After returning home for good from Africa I got the possibility to be one of the voluntary workers in the NGO Hämeenlinnan Maailmankauppayhdistys Kirahvi (Fair Trade Shop Kirahvi in Hämeenlinna). The tasks were many and very interesting to start with finding a suitable place for the shop, choosing an appealing name for the shop and then taking part in the daily routines, i.e. selling in the shop. Our shop also included a coffee shop/cafeteria which was an interesting meeting place for different people of the town. Many years we together with Mzee Antti went out to various happenings in town and offered fair trade products – as well as gave information about them – to the dwellers in Hämeenlinna (established in 1639), that old town appr. 100 km north of Helsinki. Kirahvi Shop with its staff was also eager to visit the markets in town and organise there special afternoons where the clients could taste the Fair Trade Coffee and get an idea about the facts it meant for the small producers in Kenya, Tanzania and Mexico.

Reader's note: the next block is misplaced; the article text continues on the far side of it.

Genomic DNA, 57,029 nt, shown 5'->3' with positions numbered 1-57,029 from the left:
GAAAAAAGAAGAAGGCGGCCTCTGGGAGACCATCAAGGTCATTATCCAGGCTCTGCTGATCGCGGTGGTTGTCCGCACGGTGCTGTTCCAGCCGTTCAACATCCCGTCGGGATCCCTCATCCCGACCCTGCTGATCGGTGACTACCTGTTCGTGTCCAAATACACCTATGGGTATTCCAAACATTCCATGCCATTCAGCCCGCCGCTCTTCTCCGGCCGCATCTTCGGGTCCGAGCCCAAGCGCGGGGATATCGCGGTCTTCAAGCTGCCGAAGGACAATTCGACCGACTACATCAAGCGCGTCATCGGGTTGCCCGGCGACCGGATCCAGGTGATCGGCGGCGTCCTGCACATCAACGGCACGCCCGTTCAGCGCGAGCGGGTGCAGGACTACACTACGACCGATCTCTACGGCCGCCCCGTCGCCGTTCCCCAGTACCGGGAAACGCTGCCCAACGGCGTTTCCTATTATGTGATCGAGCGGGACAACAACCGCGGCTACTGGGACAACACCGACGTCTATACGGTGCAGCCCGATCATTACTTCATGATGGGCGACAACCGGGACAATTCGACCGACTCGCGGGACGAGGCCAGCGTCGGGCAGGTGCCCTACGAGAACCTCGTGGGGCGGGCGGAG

About Kirahvi you can read more in the following addresses www.maailmankaupat.fi or http://www.maailmankaupat.fi/maailmankaupat/kaupat/kirahvi.html



Kisgeresd utcá 18.

Since 2015 we live in Lammi, appr. 40 km west from the town Lahti and I am still questioning myself “what will I be when I am a grown up person” In doing it I feel myself optimistic because I have earlier in my life been given the good replies.
I still relay on the Japanese wisdom “halting all of sudden while travelling helps you to reach the destination”.

Since 2015 we also spend some weeks every spring and autum in our second home in the Southern-Hungary – a small village called Geresdlak where we can work in our garden, enjoy the nature and the healing peace around us. We are also integrating us with the village life and its people. I am at the moment studying the Hungarian language, but we are also using the German language with our neighbours.